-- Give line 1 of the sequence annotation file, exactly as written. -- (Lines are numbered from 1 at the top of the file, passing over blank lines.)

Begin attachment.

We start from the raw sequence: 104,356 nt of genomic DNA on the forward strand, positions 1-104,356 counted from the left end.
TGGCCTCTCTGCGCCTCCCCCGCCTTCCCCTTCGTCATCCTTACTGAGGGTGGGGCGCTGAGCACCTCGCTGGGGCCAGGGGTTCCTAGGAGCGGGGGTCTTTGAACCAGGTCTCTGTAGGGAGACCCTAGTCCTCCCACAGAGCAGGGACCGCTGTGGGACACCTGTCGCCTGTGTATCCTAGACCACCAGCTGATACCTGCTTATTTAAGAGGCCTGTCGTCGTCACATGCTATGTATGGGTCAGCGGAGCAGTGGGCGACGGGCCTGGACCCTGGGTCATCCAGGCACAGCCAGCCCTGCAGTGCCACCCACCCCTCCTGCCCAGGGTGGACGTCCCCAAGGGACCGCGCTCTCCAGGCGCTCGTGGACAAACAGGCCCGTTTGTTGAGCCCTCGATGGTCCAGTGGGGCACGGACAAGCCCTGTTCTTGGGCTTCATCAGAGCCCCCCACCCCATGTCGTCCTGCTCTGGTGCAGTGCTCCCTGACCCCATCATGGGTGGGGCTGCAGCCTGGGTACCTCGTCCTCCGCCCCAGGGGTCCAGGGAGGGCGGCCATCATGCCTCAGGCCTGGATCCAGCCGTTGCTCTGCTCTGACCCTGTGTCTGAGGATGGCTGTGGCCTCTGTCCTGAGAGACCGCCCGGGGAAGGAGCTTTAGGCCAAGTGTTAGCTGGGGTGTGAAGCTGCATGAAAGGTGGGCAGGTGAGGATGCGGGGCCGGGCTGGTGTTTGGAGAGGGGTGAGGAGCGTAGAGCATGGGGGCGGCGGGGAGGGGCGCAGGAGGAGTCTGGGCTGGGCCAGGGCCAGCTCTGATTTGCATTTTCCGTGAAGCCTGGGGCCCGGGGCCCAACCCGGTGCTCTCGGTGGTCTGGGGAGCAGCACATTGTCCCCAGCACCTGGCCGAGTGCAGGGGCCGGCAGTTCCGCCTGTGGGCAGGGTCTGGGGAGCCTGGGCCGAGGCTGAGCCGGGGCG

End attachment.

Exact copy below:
We start from the raw sequence: 104,356 nt of genomic DNA on the forward strand, positions 1-104,356 counted from the left end.